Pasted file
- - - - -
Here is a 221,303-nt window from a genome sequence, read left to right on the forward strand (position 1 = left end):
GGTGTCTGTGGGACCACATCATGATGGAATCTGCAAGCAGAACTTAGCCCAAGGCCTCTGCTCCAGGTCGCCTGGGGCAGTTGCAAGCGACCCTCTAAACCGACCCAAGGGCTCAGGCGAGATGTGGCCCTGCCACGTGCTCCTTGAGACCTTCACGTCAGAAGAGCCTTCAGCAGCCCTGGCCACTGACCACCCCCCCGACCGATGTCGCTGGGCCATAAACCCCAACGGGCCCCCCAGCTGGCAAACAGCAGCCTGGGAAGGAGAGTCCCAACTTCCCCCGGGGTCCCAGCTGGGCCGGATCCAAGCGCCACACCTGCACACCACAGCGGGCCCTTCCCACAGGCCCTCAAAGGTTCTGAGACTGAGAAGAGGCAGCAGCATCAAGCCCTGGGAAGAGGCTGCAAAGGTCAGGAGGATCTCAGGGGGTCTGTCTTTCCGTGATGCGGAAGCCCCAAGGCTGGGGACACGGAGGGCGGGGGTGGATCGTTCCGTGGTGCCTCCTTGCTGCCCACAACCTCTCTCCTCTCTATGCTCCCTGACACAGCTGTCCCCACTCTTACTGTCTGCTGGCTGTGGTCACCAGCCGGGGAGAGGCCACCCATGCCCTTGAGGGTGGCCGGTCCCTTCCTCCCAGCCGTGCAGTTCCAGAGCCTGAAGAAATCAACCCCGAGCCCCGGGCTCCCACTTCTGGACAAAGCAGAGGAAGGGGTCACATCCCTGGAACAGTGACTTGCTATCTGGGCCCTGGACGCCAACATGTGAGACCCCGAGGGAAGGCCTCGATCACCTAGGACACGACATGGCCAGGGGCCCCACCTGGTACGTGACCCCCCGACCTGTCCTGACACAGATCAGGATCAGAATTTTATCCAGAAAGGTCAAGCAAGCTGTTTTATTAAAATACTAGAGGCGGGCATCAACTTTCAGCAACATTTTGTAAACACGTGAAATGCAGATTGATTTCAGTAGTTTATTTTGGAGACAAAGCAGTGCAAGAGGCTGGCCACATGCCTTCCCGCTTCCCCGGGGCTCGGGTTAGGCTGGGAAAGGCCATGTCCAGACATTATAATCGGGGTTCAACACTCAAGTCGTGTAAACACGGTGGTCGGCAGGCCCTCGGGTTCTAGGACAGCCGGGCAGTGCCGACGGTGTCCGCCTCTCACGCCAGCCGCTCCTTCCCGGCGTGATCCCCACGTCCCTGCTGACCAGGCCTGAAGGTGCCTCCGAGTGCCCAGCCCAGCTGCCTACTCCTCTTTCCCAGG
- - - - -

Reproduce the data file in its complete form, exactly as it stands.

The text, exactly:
Here is a 221,303-nt window from a genome sequence, read left to right on the forward strand (position 1 = left end):
GGTGTCTGTGGGACCACATCATGATGGAATCTGCAAGCAGAACTTAGCCCAAGGCCTCTGCTCCAGGTCGCCTGGGGCAGTTGCAAGCGACCCTCTAAACCGACCCAAGGGCTCAGGCGAGATGTGGCCCTGCCACGTGCTCCTTGAGACCTTCACGTCAGAAGAGCCTTCAGCAGCCCTGGCCACTGACCACCCCCCCGACCGATGTCGCTGGGCCATAAACCCCAACGGGCCCCCCAGCTGGCAAACAGCAGCCTGGGAAGGAGAGTCCCAACTTCCCCCGGGGTCCCAGCTGGGCCGGATCCAAGCGCCACACCTGCACACCACAGCGGGCCCTTCCCACAGGCCCTCAAAGGTTCTGAGACTGAGAAGAGGCAGCAGCATCAAGCCCTGGGAAGAGGCTGCAAAGGTCAGGAGGATCTCAGGGGGTCTGTCTTTCCGTGATGCGGAAGCCCCAAGGCTGGGGACACGGAGGGCGGGGGTGGATCGTTCCGTGGTGCCTCCTTGCTGCCCACAACCTCTCTCCTCTCTATGCTCCCTGACACAGCTGTCCCCACTCTTACTGTCTGCTGGCTGTGGTCACCAGCCGGGGAGAGGCCACCCATGCCCTTGAGGGTGGCCGGTCCCTTCCTCCCAGCCGTGCAGTTCCAGAGCCTGAAGAAATCAACCCCGAGCCCCGGGCTCCCACTTCTGGACAAAGCAGAGGAAGGGGTCACATCCCTGGAACAGTGACTTGCTATCTGGGCCCTGGACGCCAACATGTGAGACCCCGAGGGAAGGCCTCGATCACCTAGGACACGACATGGCCAGGGGCCCCACCTGGTACGTGACCCCCCGACCTGTCCTGACACAGATCAGGATCAGAATTTTATCCAGAAAGGTCAAGCAAGCTGTTTTATTAAAATACTAGAGGCGGGCATCAACTTTCAGCAACATTTTGTAAACACGTGAAATGCAGATTGATTTCAGTAGTTTATTTTGGAGACAAAGCAGTGCAAGAGGCTGGCCACATGCCTTCCCGCTTCCCCGGGGCTCGGGTTAGGCTGGGAAAGGCCATGTCCAGACATTATAATCGGGGTTCAACACTCAAGTCGTGTAAACACGGTGGTCGGCAGGCCCTCGGGTTCTAGGACAGCCGGGCAGTGCCGACGGTGTCCGCCTCTCACGCCAGCCGCTCCTTCCCGGCGTGATCCCCACGTCCCTGCTGACCAGGCCTGAAGGTGCCTCCGAGTGCCCAGCCCAGCTGCCTACTCCTCTTTCCCAGG